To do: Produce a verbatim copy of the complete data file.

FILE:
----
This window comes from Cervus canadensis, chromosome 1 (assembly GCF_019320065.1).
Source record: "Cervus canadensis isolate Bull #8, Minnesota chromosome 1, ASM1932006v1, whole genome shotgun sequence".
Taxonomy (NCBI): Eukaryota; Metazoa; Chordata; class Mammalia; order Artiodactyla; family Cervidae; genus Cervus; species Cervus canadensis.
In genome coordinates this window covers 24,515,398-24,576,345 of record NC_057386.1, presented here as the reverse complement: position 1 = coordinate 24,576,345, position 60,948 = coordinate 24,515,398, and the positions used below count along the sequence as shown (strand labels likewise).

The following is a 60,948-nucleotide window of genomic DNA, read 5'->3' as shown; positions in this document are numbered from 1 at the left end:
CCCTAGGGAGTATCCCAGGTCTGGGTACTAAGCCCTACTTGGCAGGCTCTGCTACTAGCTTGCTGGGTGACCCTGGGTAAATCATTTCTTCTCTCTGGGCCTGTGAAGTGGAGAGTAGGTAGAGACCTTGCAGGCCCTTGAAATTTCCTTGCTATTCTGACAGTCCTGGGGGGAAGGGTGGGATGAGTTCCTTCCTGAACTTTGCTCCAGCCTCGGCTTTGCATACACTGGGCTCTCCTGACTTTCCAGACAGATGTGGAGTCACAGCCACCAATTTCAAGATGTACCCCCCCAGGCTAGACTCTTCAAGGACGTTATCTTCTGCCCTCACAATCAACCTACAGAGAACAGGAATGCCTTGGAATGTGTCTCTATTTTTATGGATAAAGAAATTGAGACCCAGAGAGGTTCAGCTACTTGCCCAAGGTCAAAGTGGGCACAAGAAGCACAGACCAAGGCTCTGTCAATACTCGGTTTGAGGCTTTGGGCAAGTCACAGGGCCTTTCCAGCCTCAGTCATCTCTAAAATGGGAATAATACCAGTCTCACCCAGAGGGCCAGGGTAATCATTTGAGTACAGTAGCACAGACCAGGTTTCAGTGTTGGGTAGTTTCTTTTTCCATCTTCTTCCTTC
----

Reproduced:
This window comes from Cervus canadensis, chromosome 1 (assembly GCF_019320065.1).
Source record: "Cervus canadensis isolate Bull #8, Minnesota chromosome 1, ASM1932006v1, whole genome shotgun sequence".
Taxonomy (NCBI): Eukaryota; Metazoa; Chordata; class Mammalia; order Artiodactyla; family Cervidae; genus Cervus; species Cervus canadensis.
In genome coordinates this window covers 24,515,398-24,576,345 of record NC_057386.1, presented here as the reverse complement: position 1 = coordinate 24,576,345, position 60,948 = coordinate 24,515,398, and the positions used below count along the sequence as shown (strand labels likewise).

The following is a 60,948-nucleotide window of genomic DNA, read 5'->3' as shown; positions in this document are numbered from 1 at the left end:
CCCTAGGGAGTATCCCAGGTCTGGGTACTAAGCCCTACTTGGCAGGCTCTGCTACTAGCTTGCTGGGTGACCCTGGGTAAATCATTTCTTCTCTCTGGGCCTGTGAAGTGGAGAGTAGGTAGAGACCTTGCAGGCCCTTGAAATTTCCTTGCTATTCTGACAGTCCTGGGGGGAAGGGTGGGATGAGTTCCTTCCTGAACTTTGCTCCAGCCTCGGCTTTGCATACACTGGGCTCTCCTGACTTTCCAGACAGATGTGGAGTCACAGCCACCAATTTCAAGATGTACCCCCCCAGGCTAGACTCTTCAAGGACGTTATCTTCTGCCCTCACAATCAACCTACAGAGAACAGGAATGCCTTGGAATGTGTCTCTATTTTTATGGATAAAGAAATTGAGACCCAGAGAGGTTCAGCTACTTGCCCAAGGTCAAAGTGGGCACAAGAAGCACAGACCAAGGCTCTGTCAATACTCGGTTTGAGGCTTTGGGCAAGTCACAGGGCCTTTCCAGCCTCAGTCATCTCTAAAATGGGAATAATACCAGTCTCACCCAGAGGGCCAGGGTAATCATTTGAGTACAGTAGCACAGACCAGGTTTCAGTGTTGGGTAGTTTCTTTTTCCATCTTCTTCCTTC